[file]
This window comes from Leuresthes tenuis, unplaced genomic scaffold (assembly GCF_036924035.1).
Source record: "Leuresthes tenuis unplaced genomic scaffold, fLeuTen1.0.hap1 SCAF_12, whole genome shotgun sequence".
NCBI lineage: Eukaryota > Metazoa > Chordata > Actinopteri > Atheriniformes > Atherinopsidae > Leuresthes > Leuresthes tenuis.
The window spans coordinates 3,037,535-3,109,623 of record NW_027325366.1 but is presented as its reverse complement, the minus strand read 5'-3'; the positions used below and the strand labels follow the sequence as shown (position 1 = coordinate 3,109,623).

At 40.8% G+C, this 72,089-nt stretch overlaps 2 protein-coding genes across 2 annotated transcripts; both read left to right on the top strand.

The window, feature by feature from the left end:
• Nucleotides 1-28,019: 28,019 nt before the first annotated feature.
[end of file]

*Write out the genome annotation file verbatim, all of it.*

This window comes from Leuresthes tenuis, unplaced genomic scaffold (assembly GCF_036924035.1).
Source record: "Leuresthes tenuis unplaced genomic scaffold, fLeuTen1.0.hap1 SCAF_12, whole genome shotgun sequence".
NCBI lineage: Eukaryota > Metazoa > Chordata > Actinopteri > Atheriniformes > Atherinopsidae > Leuresthes > Leuresthes tenuis.
The window spans coordinates 3,037,535-3,109,623 of record NW_027325366.1 but is presented as its reverse complement, the minus strand read 5'-3'; the positions used below and the strand labels follow the sequence as shown (position 1 = coordinate 3,109,623).

At 40.8% G+C, this 72,089-nt stretch overlaps 2 protein-coding genes across 2 annotated transcripts; both read left to right on the top strand.

The window, feature by feature from the left end:
• Nucleotides 1-28,019: 28,019 nt before the first annotated feature.